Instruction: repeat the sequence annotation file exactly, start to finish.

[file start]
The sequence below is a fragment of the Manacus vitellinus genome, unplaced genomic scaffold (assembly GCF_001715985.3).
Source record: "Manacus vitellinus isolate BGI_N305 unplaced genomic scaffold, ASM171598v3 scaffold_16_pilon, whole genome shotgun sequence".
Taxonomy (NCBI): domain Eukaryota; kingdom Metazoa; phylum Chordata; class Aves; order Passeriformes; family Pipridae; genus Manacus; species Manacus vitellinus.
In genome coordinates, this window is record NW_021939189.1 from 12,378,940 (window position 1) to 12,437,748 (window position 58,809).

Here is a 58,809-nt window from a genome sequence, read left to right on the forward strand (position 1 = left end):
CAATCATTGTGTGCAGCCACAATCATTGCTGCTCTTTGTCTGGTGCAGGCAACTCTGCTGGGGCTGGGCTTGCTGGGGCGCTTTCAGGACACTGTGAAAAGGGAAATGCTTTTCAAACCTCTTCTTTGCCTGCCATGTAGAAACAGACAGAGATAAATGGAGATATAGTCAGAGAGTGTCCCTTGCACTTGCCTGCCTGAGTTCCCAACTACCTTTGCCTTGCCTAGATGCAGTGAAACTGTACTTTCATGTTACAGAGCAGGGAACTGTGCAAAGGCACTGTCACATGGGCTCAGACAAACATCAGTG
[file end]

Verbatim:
The sequence below is a fragment of the Manacus vitellinus genome, unplaced genomic scaffold (assembly GCF_001715985.3).
Source record: "Manacus vitellinus isolate BGI_N305 unplaced genomic scaffold, ASM171598v3 scaffold_16_pilon, whole genome shotgun sequence".
Taxonomy (NCBI): domain Eukaryota; kingdom Metazoa; phylum Chordata; class Aves; order Passeriformes; family Pipridae; genus Manacus; species Manacus vitellinus.
In genome coordinates, this window is record NW_021939189.1 from 12,378,940 (window position 1) to 12,437,748 (window position 58,809).

Here is a 58,809-nt window from a genome sequence, read left to right on the forward strand (position 1 = left end):
CAATCATTGTGTGCAGCCACAATCATTGCTGCTCTTTGTCTGGTGCAGGCAACTCTGCTGGGGCTGGGCTTGCTGGGGCGCTTTCAGGACACTGTGAAAAGGGAAATGCTTTTCAAACCTCTTCTTTGCCTGCCATGTAGAAACAGACAGAGATAAATGGAGATATAGTCAGAGAGTGTCCCTTGCACTTGCCTGCCTGAGTTCCCAACTACCTTTGCCTTGCCTAGATGCAGTGAAACTGTACTTTCATGTTACAGAGCAGGGAACTGTGCAAAGGCACTGTCACATGGGCTCAGACAAACATCAGTG